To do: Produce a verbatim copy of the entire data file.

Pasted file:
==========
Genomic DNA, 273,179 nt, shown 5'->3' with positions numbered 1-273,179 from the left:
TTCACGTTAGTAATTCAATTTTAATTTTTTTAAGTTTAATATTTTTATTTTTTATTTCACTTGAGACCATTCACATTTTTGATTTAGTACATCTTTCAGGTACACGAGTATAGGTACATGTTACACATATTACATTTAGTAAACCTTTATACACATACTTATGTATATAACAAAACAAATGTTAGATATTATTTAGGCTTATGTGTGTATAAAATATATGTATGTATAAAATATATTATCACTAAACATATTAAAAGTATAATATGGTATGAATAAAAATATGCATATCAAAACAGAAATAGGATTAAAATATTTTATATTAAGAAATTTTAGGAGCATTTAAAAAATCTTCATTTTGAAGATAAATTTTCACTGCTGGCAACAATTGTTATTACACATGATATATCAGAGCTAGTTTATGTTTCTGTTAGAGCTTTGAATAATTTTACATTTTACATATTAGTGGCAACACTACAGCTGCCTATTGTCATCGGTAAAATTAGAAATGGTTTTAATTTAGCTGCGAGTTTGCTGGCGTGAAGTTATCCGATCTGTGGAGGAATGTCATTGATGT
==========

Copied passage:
Genomic DNA, 273,179 nt, shown 5'->3' with positions numbered 1-273,179 from the left:
TTCACGTTAGTAATTCAATTTTAATTTTTTTAAGTTTAATATTTTTATTTTTTATTTCACTTGAGACCATTCACATTTTTGATTTAGTACATCTTTCAGGTACACGAGTATAGGTACATGTTACACATATTACATTTAGTAAACCTTTATACACATACTTATGTATATAACAAAACAAATGTTAGATATTATTTAGGCTTATGTGTGTATAAAATATATGTATGTATAAAATATATTATCACTAAACATATTAAAAGTATAATATGGTATGAATAAAAATATGCATATCAAAACAGAAATAGGATTAAAATATTTTATATTAAGAAATTTTAGGAGCATTTAAAAAATCTTCATTTTGAAGATAAATTTTCACTGCTGGCAACAATTGTTATTACACATGATATATCAGAGCTAGTTTATGTTTCTGTTAGAGCTTTGAATAATTTTACATTTTACATATTAGTGGCAACACTACAGCTGCCTATTGTCATCGGTAAAATTAGAAATGGTTTTAATTTAGCTGCGAGTTTGCTGGCGTGAAGTTATCCGATCTGTGGAGGAATGTCATTGATGT